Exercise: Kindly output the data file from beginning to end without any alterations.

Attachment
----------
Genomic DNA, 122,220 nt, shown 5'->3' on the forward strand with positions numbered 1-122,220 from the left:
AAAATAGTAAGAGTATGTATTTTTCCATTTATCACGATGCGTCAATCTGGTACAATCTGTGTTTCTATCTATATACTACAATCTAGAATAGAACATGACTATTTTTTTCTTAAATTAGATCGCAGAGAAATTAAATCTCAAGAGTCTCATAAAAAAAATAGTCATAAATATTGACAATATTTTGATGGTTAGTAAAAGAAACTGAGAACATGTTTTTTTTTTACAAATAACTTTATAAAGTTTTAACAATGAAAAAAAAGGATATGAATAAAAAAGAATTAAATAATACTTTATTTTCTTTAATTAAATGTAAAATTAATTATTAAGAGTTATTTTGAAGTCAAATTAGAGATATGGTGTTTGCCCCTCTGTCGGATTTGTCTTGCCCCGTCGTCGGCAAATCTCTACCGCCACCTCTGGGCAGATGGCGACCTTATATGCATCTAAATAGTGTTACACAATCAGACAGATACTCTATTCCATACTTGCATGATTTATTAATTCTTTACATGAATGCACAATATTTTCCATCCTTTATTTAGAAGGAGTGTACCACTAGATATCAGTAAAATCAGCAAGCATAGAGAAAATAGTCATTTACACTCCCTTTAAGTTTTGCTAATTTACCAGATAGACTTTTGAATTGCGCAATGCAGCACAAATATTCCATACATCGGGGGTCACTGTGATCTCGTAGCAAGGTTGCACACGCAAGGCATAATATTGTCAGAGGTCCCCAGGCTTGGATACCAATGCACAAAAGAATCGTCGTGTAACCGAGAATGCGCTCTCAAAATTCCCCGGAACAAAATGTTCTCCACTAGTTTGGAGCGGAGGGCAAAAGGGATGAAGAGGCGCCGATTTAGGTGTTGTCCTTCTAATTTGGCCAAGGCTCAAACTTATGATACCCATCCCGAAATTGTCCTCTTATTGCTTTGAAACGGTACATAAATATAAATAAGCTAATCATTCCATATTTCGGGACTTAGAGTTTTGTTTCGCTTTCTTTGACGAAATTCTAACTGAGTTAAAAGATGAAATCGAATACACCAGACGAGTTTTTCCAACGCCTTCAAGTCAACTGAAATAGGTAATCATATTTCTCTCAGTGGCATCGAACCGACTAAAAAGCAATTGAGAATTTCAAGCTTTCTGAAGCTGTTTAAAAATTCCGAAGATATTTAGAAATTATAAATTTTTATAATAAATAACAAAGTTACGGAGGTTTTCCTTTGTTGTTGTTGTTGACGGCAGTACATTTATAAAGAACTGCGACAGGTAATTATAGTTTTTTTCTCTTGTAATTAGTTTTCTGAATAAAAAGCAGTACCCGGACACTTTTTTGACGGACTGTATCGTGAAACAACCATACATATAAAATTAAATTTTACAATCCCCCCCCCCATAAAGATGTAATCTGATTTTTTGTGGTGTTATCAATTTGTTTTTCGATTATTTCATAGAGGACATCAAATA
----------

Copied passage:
Genomic DNA, 122,220 nt, shown 5'->3' on the forward strand with positions numbered 1-122,220 from the left:
AAAATAGTAAGAGTATGTATTTTTCCATTTATCACGATGCGTCAATCTGGTACAATCTGTGTTTCTATCTATATACTACAATCTAGAATAGAACATGACTATTTTTTTCTTAAATTAGATCGCAGAGAAATTAAATCTCAAGAGTCTCATAAAAAAAATAGTCATAAATATTGACAATATTTTGATGGTTAGTAAAAGAAACTGAGAACATGTTTTTTTTTTACAAATAACTTTATAAAGTTTTAACAATGAAAAAAAAGGATATGAATAAAAAAGAATTAAATAATACTTTATTTTCTTTAATTAAATGTAAAATTAATTATTAAGAGTTATTTTGAAGTCAAATTAGAGATATGGTGTTTGCCCCTCTGTCGGATTTGTCTTGCCCCGTCGTCGGCAAATCTCTACCGCCACCTCTGGGCAGATGGCGACCTTATATGCATCTAAATAGTGTTACACAATCAGACAGATACTCTATTCCATACTTGCATGATTTATTAATTCTTTACATGAATGCACAATATTTTCCATCCTTTATTTAGAAGGAGTGTACCACTAGATATCAGTAAAATCAGCAAGCATAGAGAAAATAGTCATTTACACTCCCTTTAAGTTTTGCTAATTTACCAGATAGACTTTTGAATTGCGCAATGCAGCACAAATATTCCATACATCGGGGGTCACTGTGATCTCGTAGCAAGGTTGCACACGCAAGGCATAATATTGTCAGAGGTCCCCAGGCTTGGATACCAATGCACAAAAGAATCGTCGTGTAACCGAGAATGCGCTCTCAAAATTCCCCGGAACAAAATGTTCTCCACTAGTTTGGAGCGGAGGGCAAAAGGGATGAAGAGGCGCCGATTTAGGTGTTGTCCTTCTAATTTGGCCAAGGCTCAAACTTATGATACCCATCCCGAAATTGTCCTCTTATTGCTTTGAAACGGTACATAAATATAAATAAGCTAATCATTCCATATTTCGGGACTTAGAGTTTTGTTTCGCTTTCTTTGACGAAATTCTAACTGAGTTAAAAGATGAAATCGAATACACCAGACGAGTTTTTCCAACGCCTTCAAGTCAACTGAAATAGGTAATCATATTTCTCTCAGTGGCATCGAACCGACTAAAAAGCAATTGAGAATTTCAAGCTTTCTGAAGCTGTTTAAAAATTCCGAAGATATTTAGAAATTATAAATTTTTATAATAAATAACAAAGTTACGGAGGTTTTCCTTTGTTGTTGTTGTTGACGGCAGTACATTTATAAAGAACTGCGACAGGTAATTATAGTTTTTTTCTCTTGTAATTAGTTTTCTGAATAAAAAGCAGTACCCGGACACTTTTTTGACGGACTGTATCGTGAAACAACCATACATATAAAATTAAATTTTACAATCCCCCCCCCCATAAAGATGTAATCTGATTTTTTGTGGTGTTATCAATTTGTTTTTCGATTATTTCATAGAGGACATCAAATA